I talked to the builder about reusing the balusters and the newel post and he noted that he would want to replace the whole stair anyway. So, not sure where we’re at with the stairs – what I’ll get to reuse and what will be new. Since nothing I’m getting will be ‘finished’, I’m sure I’ll end up with pine stairs and can put any fine wood on it that I want (after the builders have left the building). But it’s one aspect of the build where I’ll have to be present and insistent when it’s happening to get as close to what I want as possible.

Removing the Front Step

This afternoon I spent a couple of hours taking down a deck-style front step that had been built overtop of the original concrete steps. Because the crazy elevation of the yard means the drive and walk ways go down toward the house, the first step of the deck was short, the second was giant, and the third was also high. There was also no handrail where one needed to be. The result was that older people, like my mother and aunt, had a difficult time getting up the steps.

Front step added in the 1990s

The deck-porch was solidly built and I guess it was about 15 years old. It was rotted in some spots, notably the railings, but solid elsewhere. It was difficult to get off – where I needed to pry was rotted, so there was no leverage. But eventually it came off (with a sledgehammer) and the original steps are revealed. ​

The original steps have just two risers to the landing and then another step up into the house. They appear in good shape – concrete covered with indoor/outdoor golf carpet. Clearly some updating to do, but that can wait until next summer. I just had to get the deck-porch off because with the new addition comes a leveled out elevation – no reverse incline to the house, but rather level or even rising in height a little. So, the old deck-porch wouldn’t do anymore.

Upon seeing the original steps I felt a sense of ‘right’ – these small concrete steps feel much more normal and appropriate for the house. They’re ‘right’,  even with the awful golf carpeting. The deck-porch was wrong and I’m glad to see it gone. And I’m delighted that they’re in such good shape.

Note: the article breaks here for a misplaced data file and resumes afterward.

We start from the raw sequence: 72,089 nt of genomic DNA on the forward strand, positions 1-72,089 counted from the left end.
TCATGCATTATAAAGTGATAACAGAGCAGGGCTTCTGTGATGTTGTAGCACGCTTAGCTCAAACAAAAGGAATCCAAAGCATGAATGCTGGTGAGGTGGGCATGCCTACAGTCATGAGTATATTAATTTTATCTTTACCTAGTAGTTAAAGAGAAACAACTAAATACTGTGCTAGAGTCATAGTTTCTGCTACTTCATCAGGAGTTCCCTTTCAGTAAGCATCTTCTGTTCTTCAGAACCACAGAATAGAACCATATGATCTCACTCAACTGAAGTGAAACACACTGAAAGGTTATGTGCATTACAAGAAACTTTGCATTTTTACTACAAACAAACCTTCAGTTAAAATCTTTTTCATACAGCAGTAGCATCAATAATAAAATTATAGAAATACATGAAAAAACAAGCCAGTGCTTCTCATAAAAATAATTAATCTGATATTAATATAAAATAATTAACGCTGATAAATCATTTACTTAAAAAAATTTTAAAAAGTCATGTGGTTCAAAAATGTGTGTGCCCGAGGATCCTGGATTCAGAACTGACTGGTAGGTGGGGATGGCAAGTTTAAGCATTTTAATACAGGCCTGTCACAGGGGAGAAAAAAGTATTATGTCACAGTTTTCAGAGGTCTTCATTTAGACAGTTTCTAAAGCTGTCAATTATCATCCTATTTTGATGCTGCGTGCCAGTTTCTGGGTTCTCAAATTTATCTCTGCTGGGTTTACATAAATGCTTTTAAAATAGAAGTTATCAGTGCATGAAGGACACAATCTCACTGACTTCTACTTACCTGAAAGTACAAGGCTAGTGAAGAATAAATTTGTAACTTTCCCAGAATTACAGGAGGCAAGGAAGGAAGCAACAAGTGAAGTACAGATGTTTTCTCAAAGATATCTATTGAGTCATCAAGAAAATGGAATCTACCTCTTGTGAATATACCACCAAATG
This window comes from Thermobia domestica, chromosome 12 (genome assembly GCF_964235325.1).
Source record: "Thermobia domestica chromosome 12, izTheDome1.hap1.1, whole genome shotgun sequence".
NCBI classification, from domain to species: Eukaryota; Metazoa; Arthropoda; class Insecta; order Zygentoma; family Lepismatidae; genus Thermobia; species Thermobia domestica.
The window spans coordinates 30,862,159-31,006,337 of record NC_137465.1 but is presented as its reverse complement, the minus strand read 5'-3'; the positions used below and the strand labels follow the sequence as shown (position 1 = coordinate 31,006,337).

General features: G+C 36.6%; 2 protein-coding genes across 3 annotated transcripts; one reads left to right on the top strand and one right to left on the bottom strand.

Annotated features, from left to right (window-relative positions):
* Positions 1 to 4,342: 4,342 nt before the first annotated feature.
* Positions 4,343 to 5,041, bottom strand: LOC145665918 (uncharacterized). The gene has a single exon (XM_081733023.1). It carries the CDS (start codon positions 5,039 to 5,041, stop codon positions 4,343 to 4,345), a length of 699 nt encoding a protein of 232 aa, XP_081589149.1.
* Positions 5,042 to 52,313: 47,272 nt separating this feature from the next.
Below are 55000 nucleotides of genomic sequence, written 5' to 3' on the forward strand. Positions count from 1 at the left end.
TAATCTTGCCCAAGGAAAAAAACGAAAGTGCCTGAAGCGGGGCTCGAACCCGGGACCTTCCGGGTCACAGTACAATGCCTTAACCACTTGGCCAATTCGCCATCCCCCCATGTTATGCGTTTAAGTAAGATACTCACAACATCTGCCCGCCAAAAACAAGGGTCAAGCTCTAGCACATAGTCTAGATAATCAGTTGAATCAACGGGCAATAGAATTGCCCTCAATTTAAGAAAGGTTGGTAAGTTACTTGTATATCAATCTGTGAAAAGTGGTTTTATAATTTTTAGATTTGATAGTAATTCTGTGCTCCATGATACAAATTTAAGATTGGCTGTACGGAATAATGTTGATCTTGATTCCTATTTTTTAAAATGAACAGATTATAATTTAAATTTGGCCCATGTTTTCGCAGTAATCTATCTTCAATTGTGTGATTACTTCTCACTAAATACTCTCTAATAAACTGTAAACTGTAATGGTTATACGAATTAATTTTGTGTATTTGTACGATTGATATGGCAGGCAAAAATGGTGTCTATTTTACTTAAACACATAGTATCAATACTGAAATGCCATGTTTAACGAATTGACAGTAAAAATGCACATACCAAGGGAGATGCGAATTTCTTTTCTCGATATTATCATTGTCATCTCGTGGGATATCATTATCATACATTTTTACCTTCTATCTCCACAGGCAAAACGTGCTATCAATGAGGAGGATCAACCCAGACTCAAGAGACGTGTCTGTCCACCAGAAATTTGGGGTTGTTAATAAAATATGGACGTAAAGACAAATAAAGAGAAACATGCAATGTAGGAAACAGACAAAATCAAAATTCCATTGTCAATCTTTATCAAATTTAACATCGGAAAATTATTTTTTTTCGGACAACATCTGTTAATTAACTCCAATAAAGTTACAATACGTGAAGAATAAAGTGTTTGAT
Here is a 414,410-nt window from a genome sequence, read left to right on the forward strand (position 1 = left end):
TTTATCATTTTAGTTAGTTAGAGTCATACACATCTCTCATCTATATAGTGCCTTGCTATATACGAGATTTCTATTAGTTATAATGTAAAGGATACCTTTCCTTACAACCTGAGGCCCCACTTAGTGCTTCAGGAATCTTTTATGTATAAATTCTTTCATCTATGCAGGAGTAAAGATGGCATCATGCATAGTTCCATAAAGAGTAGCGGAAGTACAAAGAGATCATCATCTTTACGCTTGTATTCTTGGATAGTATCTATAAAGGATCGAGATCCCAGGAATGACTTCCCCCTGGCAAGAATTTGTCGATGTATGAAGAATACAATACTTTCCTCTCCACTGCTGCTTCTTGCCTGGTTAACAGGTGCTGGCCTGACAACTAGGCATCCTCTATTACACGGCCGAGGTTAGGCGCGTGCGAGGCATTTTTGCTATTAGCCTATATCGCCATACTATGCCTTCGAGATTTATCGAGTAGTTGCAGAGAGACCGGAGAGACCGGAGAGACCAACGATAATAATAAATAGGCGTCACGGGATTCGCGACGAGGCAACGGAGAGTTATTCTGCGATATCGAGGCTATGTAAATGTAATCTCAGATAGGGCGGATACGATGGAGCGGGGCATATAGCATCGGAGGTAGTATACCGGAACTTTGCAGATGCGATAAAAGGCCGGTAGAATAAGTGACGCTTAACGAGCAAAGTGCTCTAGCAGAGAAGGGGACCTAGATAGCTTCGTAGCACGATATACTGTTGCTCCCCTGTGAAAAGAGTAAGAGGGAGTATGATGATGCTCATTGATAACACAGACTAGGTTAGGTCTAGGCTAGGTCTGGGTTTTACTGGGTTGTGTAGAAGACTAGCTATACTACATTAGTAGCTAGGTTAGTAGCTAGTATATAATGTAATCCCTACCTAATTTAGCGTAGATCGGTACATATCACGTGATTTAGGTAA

But now, with the deck-porch gone, I can see significant holes into my basement and a large rotted gap under the door. I don’t think those should wait for next summer’s repair list because I live where it gets to be really cold in the winter, so will make some calls to see about hiring a carpenter to fix these spots.​

I had just made a list today anyway that involved having a carpenter come out and fix the jambs at the front door – and hopefully install new doors. The jambs are rotted and the hinge screws loosen up regularly, so definitely need to replace those. Would be good to also have new weather strips. So, all good reasons to call a carpenter.

Why not the company I hired to do the addition – which by the way they have not started yet (communication is not their strong point – I have no idea when they intend to start)? Because I have signed the contract and it does not include the front door and I would rather not do a ‘change order’ before the work even starts and I might as well just pay someone straight out for this work and get it done.

Anyway, I feel pleased that I’ve liberated the original steps and that they are so fitting for the house.